My Idea of Humanistic Capitalism

Humanistic capitalism has been the guideline for my conduct as an entrepreneur from the very beginning, and I have imagined and come up with this definition for my enterprise.

Some events in my youth have shaped my personality; the one that most left its mark in me was seeing my father unjustly offended at the workplace, and also the often unfriendly pranks played on my weakest schoolmates. Moreover, I could not understand the attitude of my city schoolmates towards me and my brothers, who came from the countryside. I have told this story in The Dream of Solomeo (My life and the idea of humanistic capitalism), the book on my life published by Feltrinelli in 2018. However, what I want to highlight here is that in fact it was precisely my life in a farming family that taught me the values of defending life, respecting and helping others, and adopting a spiritual attitude towards nature.

Il Sogno di Solomeo

Cover of the book "The dream of Solomeo. My life and the idea of humanistic capitalism", by Brunello Cucinelli. Courtesy of the Italian publisher Feltrinelli, 2018

Il Sogno di Solomeo

The local cafe, where I hung out later on during my youth, was also important; there I came across very diverse human beings, all of them very poignant and amiable: it became a sort of university of the soul for me. My origins, my personality and my experiences started relating to each other.

As to the real university, which I attended as a student of Engineering with low achievement, I was fascinated by its social dimension of meeting other students and discussing different topics - or the same topics but dealt with in a different manner - from those debated at the local cafe, but they all strengthened the idea in me that respect for people and Creation had to take centre-stage.

On these foundations I built my humanistic capitalism, which includes social aspects, the clear notion of the primary value attached to human beings that should be granted moral and economic dignity.

1998 Platinum

In business too, some experiences at the very beginning convinced me that humanity is the true soul of contemporary humanistic capitalism, namely when some entrepreneurs granted a loan to me, an inexperienced nobody, just because they held me in high regard as a person, a loan that was secured with a simple hand-shake!

I find it charming that as long ago as in the first century a. D., a great wise man like Pliny the elder thought that: «Everything was better a while ago, when there were less resources available. Today material values come before spiritual ones».

As we have seen, part of my life - with the experience until university, with my father's humiliation, with my life hanging out at the local cafe - made me understand all this. I couldn't get my head around humiliation, that's how I came across my idea of humanistic capitalism.

1996 Settimanale dell'Umbria
1999 Il Sole 24 Ore

But what is humanistic capitalism in practice? We have had some great teachers educating us, our role models now and then, and they told us something magical: to live in harmony and without harming Creation. A just idea, a contemporary idea that they have helped shape.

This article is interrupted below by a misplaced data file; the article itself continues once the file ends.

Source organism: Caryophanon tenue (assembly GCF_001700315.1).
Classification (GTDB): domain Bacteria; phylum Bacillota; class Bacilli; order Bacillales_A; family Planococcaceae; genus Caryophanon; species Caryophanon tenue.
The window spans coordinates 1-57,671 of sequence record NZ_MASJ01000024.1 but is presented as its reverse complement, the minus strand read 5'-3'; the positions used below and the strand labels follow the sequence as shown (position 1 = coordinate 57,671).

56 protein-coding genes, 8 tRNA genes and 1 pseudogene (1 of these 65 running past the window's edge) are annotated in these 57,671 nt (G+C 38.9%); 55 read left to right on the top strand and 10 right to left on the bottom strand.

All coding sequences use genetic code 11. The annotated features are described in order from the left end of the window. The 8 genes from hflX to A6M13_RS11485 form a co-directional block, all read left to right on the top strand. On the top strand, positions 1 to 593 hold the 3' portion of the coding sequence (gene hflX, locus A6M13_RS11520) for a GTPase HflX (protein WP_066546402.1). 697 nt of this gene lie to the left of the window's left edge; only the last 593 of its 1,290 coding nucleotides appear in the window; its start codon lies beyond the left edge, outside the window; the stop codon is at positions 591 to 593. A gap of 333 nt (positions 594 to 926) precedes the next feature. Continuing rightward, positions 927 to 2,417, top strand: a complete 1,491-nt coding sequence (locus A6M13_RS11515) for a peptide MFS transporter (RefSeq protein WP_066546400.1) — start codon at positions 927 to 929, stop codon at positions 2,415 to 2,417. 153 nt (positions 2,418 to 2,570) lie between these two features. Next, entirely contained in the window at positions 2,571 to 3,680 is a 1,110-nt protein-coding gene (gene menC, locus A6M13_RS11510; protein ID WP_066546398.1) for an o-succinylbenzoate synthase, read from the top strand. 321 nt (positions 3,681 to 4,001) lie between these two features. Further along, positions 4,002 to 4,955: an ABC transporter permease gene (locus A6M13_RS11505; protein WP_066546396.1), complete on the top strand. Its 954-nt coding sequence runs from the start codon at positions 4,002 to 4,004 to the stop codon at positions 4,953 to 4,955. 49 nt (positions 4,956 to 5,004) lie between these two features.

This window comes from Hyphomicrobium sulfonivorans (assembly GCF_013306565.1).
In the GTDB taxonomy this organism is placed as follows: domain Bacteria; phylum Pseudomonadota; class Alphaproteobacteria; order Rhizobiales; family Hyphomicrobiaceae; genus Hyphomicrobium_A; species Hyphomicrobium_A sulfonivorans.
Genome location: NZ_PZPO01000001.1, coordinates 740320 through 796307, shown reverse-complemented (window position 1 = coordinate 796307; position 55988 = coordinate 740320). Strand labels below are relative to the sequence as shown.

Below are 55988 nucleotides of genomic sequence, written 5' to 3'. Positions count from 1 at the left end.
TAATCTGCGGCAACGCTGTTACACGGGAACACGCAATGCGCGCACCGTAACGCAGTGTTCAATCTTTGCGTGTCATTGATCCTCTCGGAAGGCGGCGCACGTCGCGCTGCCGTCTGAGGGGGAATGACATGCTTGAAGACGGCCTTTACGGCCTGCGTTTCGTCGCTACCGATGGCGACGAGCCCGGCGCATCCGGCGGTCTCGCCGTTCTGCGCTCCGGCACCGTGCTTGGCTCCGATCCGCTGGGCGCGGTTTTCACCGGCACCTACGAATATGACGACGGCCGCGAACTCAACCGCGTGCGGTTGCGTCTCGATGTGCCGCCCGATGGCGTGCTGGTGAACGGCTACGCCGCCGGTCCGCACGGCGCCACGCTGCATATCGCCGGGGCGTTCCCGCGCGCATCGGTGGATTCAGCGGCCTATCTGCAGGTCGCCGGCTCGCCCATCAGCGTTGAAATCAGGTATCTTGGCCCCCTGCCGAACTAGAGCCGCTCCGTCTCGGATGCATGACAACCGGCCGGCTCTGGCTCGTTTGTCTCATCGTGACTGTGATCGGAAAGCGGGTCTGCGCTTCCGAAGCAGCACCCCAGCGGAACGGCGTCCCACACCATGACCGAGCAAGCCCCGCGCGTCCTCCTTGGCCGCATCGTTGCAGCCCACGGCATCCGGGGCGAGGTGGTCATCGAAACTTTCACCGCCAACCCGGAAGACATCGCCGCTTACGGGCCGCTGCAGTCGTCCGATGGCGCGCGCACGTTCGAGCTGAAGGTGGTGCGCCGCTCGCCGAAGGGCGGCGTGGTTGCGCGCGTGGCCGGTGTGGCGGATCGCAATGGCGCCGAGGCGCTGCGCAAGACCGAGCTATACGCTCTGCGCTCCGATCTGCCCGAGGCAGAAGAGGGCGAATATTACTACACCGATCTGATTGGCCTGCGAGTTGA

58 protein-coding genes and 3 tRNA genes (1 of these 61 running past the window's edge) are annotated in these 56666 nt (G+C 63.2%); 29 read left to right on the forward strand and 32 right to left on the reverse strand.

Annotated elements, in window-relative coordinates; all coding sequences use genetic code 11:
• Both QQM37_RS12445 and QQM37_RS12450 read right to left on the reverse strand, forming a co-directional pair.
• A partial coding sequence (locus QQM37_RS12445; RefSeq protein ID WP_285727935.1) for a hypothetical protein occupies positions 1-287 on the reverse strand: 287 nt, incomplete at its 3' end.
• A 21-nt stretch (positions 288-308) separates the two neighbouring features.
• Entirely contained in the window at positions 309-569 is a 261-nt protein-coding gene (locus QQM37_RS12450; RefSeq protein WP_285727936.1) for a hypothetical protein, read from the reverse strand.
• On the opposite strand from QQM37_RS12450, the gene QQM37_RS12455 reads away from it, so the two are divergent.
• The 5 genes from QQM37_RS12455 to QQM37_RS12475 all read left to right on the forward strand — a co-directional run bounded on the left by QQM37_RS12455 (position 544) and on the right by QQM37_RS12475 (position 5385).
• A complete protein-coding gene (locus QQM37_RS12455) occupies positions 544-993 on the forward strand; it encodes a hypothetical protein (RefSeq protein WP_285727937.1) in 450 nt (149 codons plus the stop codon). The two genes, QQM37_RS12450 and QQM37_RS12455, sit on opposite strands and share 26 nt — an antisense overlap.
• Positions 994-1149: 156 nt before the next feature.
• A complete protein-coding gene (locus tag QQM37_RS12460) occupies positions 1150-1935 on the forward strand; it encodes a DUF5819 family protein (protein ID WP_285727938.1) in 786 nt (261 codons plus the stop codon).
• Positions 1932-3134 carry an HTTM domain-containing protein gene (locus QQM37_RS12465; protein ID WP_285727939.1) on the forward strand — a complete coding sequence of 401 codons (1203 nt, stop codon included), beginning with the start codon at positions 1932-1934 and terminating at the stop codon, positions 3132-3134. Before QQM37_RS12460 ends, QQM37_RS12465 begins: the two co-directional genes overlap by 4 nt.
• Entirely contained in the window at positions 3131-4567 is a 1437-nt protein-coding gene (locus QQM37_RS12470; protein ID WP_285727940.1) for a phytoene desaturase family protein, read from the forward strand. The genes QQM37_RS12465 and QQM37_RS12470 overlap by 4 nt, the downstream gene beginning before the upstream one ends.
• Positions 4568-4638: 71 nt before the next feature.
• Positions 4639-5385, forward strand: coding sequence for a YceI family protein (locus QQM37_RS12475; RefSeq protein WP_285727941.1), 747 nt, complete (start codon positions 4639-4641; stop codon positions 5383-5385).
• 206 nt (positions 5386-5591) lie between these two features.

Well, what I mean by humanistic capitalism is precisely this idea, this concept of “fairness”. A fair profit, a profit harmonised with giving back, and here comes the first main theme: striking a balance between profit and giving back; donating to the world as guardians of creation, leaving to those coming after us not the very same world we found, but a more amiable one.

Secondly: making profit with ethics, dignity and morals. I don't know if I have succeeded, but this was my goal: not harming mankind in the process, or as little as possible.

In contemporary times, because of Internet, you must be credible. Entrepreneurs must be true to themselves, because today everything you say and do is there for all to see. And one slip is enough to lose credibility.

Benedetto Cotrugli

Book cover of "Della mercatura et del mercante perfecto" by Benedetto Cotrugli, 1602. Photo: from the collection of the Mansutti Foundation, Milan

Targa Socrate

«A life without research is not worth living.» (Socrates)

Another fascinating topic for human dignity is the quality of the workplace, which should heighten dignity: an amiable workplace that enables workers to look up at the sky and the landscape, perhaps spotting the home they are going back to after work, to their family. Jean Jacques Rousseau often mentioned the balance of creation, hence the responsibility to build without harming it. Another great theme of humanistic capitalism. Carefully choosing a location for one's premises; working to disseminate a great corporate culture; that's what capitalism is all about.

A further issue, not less important than the other discussed so far, is fair working hours. Outside the working hours one should never be online for business reasons: Saint Benedict often reminded his monks that there is a time for work and a time for the soul. Fair work never steals people's souls and its great value should be acknowledged. This way results will be better; therefore, showing esteem and appreciation for someone's work is important, because it increases responsibility and creativity.

I envisage humanistic capitalism as a great harmony within which profit, giving back, guardianship, human dignity and the ethics of truth coexist and enrich each other.

Brunello's office

Brunello Cucinelli, FW 1995 campaign

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